Cystic fibrosis advocates have called for compassionate access to triple-combination therapy Trikafta after the PBAC deferred its recommendation to subsidise the drug.
Vertex’s triple-combination therapy (elexacaftor/tezacaftor/ivacaftor) was approved for use in Australian cystic fibrosis patients, aged 12 years and over, with at least one F508del mutation in the CFTR gene, in March this year and could cost patients around $410,000 per person, per year, without financial assistance.
Cystic Fibrosis Australia CEO Nettie Burke said the PBAC’s decision was “incredibly sad for the cystic fibrosis community” and meant the estimated 2,200 eligible patients would again “be putting their lives on hold”.
The treatment, which helped improve anion transport across epithelial tissues in the respiratory and gastrointestinal tracts, pancreas, sweat glands and other organs, had led to significant improvements in respiratory function, sweat chloride concentration and quality of life in clinical trials, with the combination being more effective than tezacaftor/ivacaftor alone.
Elexacaftor/tezacaftor/ivacaftor is “a treatment for the disease, not just the symptoms”, Ms Burke said.
In addition to respiratory function and sweat chloride concentration, the combination improved people’s gastrointestinal symptoms, appetites and BMI, and allowed people to take less insulin for their cystic-fibrosis-related diabetes, have sex and babies, and come off the lung transplant list, Ms Burke said.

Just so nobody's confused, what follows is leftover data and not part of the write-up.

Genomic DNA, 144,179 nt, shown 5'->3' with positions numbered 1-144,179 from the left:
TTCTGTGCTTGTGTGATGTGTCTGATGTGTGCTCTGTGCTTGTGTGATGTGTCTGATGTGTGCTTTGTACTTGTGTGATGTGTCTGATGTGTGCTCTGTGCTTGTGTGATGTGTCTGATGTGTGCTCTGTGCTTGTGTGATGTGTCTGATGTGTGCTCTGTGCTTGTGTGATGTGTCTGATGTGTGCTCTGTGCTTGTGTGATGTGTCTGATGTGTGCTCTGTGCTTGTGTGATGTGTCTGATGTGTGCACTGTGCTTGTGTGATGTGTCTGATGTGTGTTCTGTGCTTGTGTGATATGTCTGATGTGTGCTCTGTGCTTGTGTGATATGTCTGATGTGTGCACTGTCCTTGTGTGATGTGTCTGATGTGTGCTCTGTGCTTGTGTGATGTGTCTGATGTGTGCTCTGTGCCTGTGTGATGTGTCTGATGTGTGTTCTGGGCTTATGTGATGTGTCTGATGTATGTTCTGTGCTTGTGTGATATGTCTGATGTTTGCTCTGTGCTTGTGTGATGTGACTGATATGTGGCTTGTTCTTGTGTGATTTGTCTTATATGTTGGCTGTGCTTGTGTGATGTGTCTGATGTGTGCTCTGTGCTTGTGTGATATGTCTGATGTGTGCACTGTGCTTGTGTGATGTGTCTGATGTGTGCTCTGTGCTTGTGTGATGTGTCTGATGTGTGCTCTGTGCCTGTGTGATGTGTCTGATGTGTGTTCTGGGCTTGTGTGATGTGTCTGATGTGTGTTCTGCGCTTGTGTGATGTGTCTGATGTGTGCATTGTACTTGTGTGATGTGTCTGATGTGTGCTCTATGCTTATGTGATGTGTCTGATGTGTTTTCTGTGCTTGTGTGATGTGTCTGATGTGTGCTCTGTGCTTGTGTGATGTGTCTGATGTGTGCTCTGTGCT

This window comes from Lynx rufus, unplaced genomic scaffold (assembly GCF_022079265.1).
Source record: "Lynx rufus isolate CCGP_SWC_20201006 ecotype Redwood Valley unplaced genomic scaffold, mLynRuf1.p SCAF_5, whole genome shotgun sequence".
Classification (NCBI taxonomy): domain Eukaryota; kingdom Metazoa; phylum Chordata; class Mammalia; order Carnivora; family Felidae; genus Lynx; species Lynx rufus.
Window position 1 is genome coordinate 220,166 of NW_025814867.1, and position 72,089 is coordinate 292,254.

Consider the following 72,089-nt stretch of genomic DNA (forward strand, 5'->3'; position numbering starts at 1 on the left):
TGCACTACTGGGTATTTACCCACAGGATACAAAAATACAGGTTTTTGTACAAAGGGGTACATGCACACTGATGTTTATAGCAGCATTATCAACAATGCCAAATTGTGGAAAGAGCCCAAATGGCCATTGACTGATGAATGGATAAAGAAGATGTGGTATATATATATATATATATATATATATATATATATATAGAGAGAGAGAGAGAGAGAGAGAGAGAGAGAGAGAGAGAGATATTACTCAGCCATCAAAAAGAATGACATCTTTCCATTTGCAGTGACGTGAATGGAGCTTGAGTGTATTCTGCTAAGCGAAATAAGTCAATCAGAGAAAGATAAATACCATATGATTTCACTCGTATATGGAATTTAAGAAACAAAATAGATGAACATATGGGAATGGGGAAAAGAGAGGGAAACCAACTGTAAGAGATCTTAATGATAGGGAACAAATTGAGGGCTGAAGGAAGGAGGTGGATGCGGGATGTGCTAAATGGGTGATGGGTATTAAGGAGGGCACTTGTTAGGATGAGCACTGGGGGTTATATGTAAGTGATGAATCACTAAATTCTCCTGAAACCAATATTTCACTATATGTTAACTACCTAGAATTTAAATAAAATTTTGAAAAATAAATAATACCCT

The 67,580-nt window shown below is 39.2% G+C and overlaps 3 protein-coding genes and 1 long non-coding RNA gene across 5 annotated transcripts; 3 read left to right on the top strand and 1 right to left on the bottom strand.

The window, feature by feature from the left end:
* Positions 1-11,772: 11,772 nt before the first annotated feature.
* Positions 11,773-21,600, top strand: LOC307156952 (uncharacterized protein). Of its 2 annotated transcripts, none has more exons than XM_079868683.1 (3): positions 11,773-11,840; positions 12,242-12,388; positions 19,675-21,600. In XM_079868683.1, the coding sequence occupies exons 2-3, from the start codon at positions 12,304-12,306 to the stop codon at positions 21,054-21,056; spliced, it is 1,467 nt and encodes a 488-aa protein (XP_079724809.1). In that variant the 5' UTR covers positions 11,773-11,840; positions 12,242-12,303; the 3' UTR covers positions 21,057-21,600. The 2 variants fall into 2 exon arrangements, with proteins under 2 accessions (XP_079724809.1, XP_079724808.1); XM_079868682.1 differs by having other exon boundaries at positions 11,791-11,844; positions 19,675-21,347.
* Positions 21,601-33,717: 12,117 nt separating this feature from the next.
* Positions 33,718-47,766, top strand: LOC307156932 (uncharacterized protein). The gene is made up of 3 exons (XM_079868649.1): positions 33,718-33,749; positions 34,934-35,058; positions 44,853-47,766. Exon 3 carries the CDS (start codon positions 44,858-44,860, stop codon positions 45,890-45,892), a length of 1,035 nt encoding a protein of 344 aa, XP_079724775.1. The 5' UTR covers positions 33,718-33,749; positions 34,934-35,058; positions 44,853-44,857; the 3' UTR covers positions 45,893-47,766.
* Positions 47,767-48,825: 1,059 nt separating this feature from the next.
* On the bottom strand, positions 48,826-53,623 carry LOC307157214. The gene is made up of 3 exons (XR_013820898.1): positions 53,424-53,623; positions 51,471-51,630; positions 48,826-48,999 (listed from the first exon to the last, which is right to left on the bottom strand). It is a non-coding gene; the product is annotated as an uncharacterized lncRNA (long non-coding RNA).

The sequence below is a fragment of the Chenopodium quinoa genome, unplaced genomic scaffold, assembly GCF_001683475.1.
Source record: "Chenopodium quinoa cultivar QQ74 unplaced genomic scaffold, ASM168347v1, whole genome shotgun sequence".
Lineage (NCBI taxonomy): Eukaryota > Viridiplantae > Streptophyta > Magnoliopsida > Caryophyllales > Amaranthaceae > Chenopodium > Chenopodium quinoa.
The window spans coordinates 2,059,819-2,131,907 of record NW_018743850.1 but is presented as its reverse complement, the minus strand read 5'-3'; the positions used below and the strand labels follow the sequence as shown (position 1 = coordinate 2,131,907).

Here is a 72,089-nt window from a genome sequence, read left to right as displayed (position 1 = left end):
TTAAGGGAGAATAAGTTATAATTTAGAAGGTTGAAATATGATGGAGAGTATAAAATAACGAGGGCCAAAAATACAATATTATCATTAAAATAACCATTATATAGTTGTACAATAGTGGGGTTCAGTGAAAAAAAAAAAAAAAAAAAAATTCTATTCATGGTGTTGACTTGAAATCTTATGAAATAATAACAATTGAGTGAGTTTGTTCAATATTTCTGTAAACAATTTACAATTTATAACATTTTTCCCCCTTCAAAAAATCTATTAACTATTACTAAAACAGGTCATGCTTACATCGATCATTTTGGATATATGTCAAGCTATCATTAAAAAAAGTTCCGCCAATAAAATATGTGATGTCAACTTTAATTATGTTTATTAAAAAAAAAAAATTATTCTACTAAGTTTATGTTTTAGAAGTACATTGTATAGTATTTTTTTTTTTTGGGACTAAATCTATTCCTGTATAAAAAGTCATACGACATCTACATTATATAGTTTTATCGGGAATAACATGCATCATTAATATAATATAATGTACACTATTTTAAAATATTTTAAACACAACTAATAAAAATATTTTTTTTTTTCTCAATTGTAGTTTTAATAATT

The PBAC considered the therapy’s benefits and that its “safety and efficacy beyond 48 weeks was uncertain but could be managed with an appropriate managed access program, similar to what is in place for the other CFTR modulators”, the March 2021 PBAC meeting outcomes document read.
The PBAC deferred making a recommendation for subsidisation while it and Vertex “align the proposed listing of elexacaftor/tezacaftor/ivacaftor, and associated costs and financial implications with the managed access program and risk share arrangements of the currently listed CFTR modulators, with the cost-effectiveness link with these comparators having not satisfactorily been established by the submission”, the document said.
The Institute for Clinical and Economic Review reached a similar conclusion last year, when it said Trikafta “far exceeded the commonly cited thresholds for cost-effectiveness” and that it would require “at least a 73% discount off the treatment’s current price” to achieve its health-benefit price benchmark.
Although cystic fibrosis patients can already purchase prescribed elexacaftor/tezacaftor/ivacaftor in Australia, Cystic Fibrosis Australia wants “immediate compassionate access for all eligible groups, once a [PBS list] price has been agreed”, Ms Burke said.
Where a price cannot be agreed, Cystic Fibrosis Australia would like to see Vertex’s PBAC submission and all correspondence between Vertex and the PBAC so that they can “see what’s behind the closed doors and help the negotiation process”, Ms Burke said.